KARNATAKA

COMED-K unlikely to share seats with Government



B.S. Ramesh

Managements feel the Government's request to accommodate some seats had come a little late

Many students and the Government had hoped that private professional colleges would `give up' some seats COMED-K is likely to conduct single window counselling for all the seats

BANGALORE: Private professional colleges are unlikely to share their seats with the Government at least this year.

They feel it is impossible for them to agree to the Government's request for a compromise on the issue at this point of time. Sources in the private college managements' group said on Thursday that it would be impossible for the managements to part with any seat since the entrance test for professional courses had been completed. They feel the Government's request to accommodate some seats had come a little late.

The Government had requested the managements of private professional colleges to part with some seats under the management quota to accommodate its students.

Many students and even the Government had hoped that the managements of private professional colleges would see reason and "give up" some seats. This hope was fuelled when the Government and representatives of private colleges held a meeting two days ago and decided to set up three committees to resolve the crisis. The meeting also fuelled a hope that a compromise was in the offing and the committees would be able to decide on seats in medical, engineering and dental courses. Many saw in the meeting a ceasefire between the two parties. However, the biggest stumbling block was the time factor.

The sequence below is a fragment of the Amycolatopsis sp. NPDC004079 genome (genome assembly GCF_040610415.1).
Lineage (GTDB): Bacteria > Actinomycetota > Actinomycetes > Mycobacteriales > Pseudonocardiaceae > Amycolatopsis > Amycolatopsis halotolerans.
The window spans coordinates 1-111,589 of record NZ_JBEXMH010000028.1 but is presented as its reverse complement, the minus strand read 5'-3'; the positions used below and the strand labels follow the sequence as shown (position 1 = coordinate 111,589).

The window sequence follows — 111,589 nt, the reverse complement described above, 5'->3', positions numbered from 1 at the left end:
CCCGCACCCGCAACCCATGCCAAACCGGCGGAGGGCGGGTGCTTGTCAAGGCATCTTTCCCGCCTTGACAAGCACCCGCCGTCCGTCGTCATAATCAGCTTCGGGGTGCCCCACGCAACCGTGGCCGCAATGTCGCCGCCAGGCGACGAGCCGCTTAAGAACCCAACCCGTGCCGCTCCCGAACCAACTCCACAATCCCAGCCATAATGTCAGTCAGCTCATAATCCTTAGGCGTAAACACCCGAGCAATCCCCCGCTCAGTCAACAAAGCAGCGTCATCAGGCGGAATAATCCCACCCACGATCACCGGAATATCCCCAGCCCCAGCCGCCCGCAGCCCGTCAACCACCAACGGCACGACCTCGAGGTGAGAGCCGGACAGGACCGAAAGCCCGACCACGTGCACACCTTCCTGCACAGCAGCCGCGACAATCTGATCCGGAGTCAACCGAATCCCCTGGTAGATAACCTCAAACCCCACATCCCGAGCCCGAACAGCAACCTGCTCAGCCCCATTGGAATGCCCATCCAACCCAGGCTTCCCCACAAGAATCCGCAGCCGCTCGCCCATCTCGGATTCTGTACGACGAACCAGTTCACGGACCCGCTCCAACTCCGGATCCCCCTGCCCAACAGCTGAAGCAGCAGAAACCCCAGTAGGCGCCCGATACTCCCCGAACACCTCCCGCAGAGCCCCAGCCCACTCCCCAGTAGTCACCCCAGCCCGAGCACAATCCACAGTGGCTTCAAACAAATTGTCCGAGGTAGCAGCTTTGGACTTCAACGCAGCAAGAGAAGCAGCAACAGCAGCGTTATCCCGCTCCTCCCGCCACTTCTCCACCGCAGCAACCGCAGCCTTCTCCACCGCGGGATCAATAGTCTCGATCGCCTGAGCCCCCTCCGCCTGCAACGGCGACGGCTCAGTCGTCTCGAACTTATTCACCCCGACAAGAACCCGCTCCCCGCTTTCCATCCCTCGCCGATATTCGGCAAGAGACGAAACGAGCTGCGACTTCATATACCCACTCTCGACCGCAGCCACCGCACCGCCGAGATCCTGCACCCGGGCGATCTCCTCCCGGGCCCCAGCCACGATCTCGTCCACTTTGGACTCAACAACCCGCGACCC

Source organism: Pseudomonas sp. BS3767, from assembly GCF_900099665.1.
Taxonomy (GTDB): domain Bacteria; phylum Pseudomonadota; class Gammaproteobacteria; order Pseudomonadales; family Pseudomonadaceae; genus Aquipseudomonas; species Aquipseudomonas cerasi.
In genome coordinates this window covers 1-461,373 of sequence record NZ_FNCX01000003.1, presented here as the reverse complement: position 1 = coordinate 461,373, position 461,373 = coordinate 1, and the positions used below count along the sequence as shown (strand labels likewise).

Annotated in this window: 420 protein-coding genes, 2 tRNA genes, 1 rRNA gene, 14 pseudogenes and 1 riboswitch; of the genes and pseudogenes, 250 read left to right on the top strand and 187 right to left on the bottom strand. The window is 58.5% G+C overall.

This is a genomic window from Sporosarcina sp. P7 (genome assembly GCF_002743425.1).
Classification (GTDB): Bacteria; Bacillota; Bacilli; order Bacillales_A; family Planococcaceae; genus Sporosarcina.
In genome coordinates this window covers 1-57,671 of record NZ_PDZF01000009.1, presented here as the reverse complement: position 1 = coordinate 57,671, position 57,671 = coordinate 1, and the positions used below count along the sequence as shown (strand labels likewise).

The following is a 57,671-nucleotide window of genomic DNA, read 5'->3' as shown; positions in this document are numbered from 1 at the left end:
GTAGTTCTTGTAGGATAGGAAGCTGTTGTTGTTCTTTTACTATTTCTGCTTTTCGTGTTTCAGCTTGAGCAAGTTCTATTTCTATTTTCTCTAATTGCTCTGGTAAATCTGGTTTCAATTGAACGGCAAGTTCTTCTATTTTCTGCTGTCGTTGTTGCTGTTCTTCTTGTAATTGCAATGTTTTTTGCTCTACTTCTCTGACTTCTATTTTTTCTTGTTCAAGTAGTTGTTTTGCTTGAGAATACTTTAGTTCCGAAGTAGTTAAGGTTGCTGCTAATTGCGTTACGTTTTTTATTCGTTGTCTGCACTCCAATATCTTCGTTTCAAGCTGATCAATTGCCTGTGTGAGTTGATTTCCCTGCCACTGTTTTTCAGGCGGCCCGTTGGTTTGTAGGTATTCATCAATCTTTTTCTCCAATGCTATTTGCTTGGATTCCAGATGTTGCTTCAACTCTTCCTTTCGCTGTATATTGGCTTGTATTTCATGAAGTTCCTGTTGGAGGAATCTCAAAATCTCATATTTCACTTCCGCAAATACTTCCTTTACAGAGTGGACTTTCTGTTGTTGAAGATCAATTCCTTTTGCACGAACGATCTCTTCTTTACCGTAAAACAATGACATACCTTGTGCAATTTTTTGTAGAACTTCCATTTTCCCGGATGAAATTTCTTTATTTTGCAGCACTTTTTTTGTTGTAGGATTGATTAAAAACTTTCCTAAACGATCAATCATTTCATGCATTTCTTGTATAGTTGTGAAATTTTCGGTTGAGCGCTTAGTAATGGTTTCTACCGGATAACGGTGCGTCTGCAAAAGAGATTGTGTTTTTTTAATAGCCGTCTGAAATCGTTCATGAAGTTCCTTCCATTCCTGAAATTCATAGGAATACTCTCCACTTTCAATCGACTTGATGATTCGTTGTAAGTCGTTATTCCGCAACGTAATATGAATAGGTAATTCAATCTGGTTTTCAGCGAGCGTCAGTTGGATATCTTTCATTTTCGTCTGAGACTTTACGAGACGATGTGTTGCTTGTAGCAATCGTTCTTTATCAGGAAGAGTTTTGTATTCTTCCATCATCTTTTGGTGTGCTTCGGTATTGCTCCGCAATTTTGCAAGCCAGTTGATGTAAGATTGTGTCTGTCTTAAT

The sources said that it would be impossible to part with any management seat to the Government at this point of time since private professional colleges had conducted their entrance test and the Consortium of Medical, Engineering and Dental Colleges of Karnataka (COMED-K) on Wednesday announced its rank list.

The COMED-K, which has 40,000 seats, is likely to conduct single window counselling for all the seats. Therefore, even if one seat is surrendered, it will amount to depriving a COMED-K candidate of a seat. Hence, the question of seat sharing with the Government is out of the question this year.

The sources said that if the Government had not resorted to arm-twisting and bringing about a law, the scenario would have been different.

Moreover, the proposal for seat sharing should to have come before the entrance test. Besides, the judgment of the Supreme Court also did not speak about seat sharing, the sources added.

The question is what remains now. Managements stated that the talks with the Government could only pertain to concession in the fee structure. Like last year, a multiple fee structure could be worked out. This benefit could be taken only by those candidates under the "reserved" category who had taken the entrance test conducted by COMED-K. Talks in the next few days would focus on this aspect and the State would have to take the lead in providing for subsidy in the fee structure.